Thursday, 11 July 2019

Questions (966)

Jack Chambers


966. Deputy Jack Chambers asked the Minister for Culture, Heritage and the Gaeltacht if expenditure estimates for capital projects under Project Ireland 2040 under the remit of her Department and agencies match projected cost requirements in tabular from; and if she will make a statement on the matter. [30961/19]

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Written answers (Question to Culture)

My Department will invest some €1.2 million in capital expenditure as part of Project Ireland 2040 -  the National Development Plan.  To direct this investment, my Department has developed a detailed sectoral investment plan, Investing in our Culture, Language and Heritage, which sets the high-level, strategic capital investment priorities for the Department from 2018 to 2027.   The investment plan sets out three strands of activity, capital investment and infrastructure programmes, capital grant schemes and major capital projects, across the following programme areas:

- €725 million towards enhancing our cultural infrastructure, incorporating,

- A €460 million investment in our National Cultural Institutions and,

- €265 million for a national Culture and Creativity Investment Programme;

- €285 million towards a heritage investment programme; and,

- €178 million towards investment in our language, the Gaeltacht and the Islands.

My Department manages its annual capital expenditure in the context of both these programmatic allocations and the 5-year multi-annual Departmental capital allocations outlined in the National Development Plan. Investment programmes and capital grant schemes progress on a multi-annual basis, while major capital projects are being undertaken as part of the National Cultural Institutions Investment Programme. 

Capital projects are appraised, planned, implemented and evaluated in line with the Public Spending Code and best practice guidance outlined in the Capital Works Management Framework published by the Office of Government Procurement.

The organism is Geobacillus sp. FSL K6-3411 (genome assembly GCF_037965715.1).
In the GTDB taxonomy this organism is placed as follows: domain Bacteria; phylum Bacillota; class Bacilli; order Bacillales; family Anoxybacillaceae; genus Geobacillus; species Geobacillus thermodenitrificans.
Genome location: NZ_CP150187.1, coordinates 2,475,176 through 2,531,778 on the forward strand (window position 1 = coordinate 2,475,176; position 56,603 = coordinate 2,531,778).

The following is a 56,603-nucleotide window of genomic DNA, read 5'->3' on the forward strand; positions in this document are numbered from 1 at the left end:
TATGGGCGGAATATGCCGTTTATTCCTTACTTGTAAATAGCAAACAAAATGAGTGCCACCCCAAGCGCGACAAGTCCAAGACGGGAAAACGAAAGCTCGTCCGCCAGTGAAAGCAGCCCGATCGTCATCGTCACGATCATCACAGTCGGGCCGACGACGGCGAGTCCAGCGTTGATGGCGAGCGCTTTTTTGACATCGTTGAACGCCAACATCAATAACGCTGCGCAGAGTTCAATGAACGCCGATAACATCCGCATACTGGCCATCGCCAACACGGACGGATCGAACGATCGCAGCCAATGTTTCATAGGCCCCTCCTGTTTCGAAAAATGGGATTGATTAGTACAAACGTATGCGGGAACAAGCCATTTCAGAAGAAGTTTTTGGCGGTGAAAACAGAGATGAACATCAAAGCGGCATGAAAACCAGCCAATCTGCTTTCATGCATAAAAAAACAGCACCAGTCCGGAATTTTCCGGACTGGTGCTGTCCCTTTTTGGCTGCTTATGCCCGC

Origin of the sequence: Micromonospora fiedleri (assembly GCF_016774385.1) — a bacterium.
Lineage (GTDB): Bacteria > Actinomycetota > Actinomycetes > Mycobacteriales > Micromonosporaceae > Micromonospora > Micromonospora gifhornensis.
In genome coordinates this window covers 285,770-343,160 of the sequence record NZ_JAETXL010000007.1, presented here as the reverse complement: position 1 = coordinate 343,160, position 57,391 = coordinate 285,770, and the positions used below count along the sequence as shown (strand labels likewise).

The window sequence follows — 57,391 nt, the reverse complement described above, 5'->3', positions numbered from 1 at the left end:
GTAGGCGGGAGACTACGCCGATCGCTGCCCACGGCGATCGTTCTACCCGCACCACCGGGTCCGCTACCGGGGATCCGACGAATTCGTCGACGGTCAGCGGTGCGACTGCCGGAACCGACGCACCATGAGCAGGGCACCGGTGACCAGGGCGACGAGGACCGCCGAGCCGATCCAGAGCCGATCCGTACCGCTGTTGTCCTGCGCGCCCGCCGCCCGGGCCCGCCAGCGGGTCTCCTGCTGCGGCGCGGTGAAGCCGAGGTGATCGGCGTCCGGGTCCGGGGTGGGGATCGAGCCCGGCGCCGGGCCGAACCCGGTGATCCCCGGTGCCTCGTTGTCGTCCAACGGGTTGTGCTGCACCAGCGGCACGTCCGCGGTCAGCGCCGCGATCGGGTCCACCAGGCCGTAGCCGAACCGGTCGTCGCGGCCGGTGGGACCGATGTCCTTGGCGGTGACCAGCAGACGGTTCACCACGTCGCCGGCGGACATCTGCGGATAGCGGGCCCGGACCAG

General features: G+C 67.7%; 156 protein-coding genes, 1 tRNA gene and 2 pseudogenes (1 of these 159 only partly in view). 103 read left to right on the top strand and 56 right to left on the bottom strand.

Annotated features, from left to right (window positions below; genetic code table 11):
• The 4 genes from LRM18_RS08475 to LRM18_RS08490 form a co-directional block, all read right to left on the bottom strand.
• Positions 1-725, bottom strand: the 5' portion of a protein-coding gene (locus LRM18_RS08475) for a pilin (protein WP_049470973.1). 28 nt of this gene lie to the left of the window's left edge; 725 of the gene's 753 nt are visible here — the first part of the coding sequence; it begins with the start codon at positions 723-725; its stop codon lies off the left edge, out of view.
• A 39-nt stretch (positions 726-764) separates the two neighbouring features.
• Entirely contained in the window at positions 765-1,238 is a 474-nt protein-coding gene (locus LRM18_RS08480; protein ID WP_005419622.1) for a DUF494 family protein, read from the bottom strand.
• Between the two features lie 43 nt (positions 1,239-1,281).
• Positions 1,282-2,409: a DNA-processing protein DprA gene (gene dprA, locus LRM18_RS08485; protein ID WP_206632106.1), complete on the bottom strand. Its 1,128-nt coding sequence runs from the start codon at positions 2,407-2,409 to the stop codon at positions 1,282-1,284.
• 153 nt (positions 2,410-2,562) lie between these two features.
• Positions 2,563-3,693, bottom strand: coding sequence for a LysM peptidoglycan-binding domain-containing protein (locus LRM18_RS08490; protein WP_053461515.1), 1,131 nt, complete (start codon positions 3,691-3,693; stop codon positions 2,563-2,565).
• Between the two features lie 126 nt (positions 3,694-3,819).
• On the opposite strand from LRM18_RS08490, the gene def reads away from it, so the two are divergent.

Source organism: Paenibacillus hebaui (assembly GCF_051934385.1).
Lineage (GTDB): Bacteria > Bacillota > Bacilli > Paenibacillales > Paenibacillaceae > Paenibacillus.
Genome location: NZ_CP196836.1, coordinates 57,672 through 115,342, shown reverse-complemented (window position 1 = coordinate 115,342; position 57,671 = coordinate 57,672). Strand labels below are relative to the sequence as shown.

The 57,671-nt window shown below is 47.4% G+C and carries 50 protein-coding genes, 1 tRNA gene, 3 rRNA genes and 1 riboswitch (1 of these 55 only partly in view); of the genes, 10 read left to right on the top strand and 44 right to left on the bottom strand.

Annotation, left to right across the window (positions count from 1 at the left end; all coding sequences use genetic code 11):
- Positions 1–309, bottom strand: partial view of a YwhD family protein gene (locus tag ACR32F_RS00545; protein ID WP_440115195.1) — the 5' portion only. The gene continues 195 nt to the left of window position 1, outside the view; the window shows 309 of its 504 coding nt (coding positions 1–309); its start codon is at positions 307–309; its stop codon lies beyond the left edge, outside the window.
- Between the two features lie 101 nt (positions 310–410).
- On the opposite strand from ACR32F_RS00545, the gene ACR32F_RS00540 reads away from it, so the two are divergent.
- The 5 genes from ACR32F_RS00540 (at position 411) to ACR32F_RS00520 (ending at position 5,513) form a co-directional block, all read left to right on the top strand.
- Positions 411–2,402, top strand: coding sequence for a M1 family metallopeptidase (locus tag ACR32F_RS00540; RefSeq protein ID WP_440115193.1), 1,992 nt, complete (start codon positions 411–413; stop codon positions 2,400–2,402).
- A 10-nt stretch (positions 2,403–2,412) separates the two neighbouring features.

Investing in our Culture, Language and Heritage outlined indicative investment levels for capital projects in each of the National Cultural Institutions. These are not project budgets, but are rather intended to guide the scale and scope of proposed capital investment in each National Cultural Institution.

As provided for by the Public Spending Code and the Capital Works Management Framework, broad budgetary parameters are established and approved on the basis of the detailed appraisal of the capital project in question. Accordingly, it is not possible to provide an expenditure estimate until a detailed appraisal has been completed and budgetary parameters for the project in question have been approved. In line with the Capital Works Management Framework, the project budget is assessed at key stages of the project lifecycle, including throughout the planning and design and implementation phases.

Given that the sites upon and buildings within which many of our National Cultural Institutions reside are themselves distinctive parts of our built and architectural heritage, capital works will necessarily be complex and significant investigation work will need to be undertaken to further establish the risks and costs association with each project.  Moreover, it is important to ensure that the Institutions can, insofar as possible, remain open to the public throughout construction. Accordingly, a number of the capital projects at the National Cultural Institutions may be undertaken in discrete phases, to assist both planning, cost control and to ensure continuity of services to the public.

I have approved the detailed appraisals of two major capital projects within the National Cultural Institutions Investment Programme: a four-year redevelopment of the National Library of Ireland involving the upgrading of the East and West Wings of the Library, and the provision of secure environmentally-controlled archival repository at the National Archives. The National Archives project is being carried out in partnership with the Office of Public Works, and the National Library project with the Office of Public Works and the National Library.

The first phase of the National Library of Ireland redevelopment project, comprising the completion of a new book repository in the East Wing of the Library comprising 4,700 linear metres of storage and the movement of 350,000 volumes, was unveiled last month. The final cost of the first phase was broadly in line with the project budget.

It is intended to undertake the tender for the National Archives Repository Redevelopment later this year. Accordingly, the cost plan for the Redevelopment is currently under review following planning and design phase and prior to going to tender, in line with the requirements of the public spending code.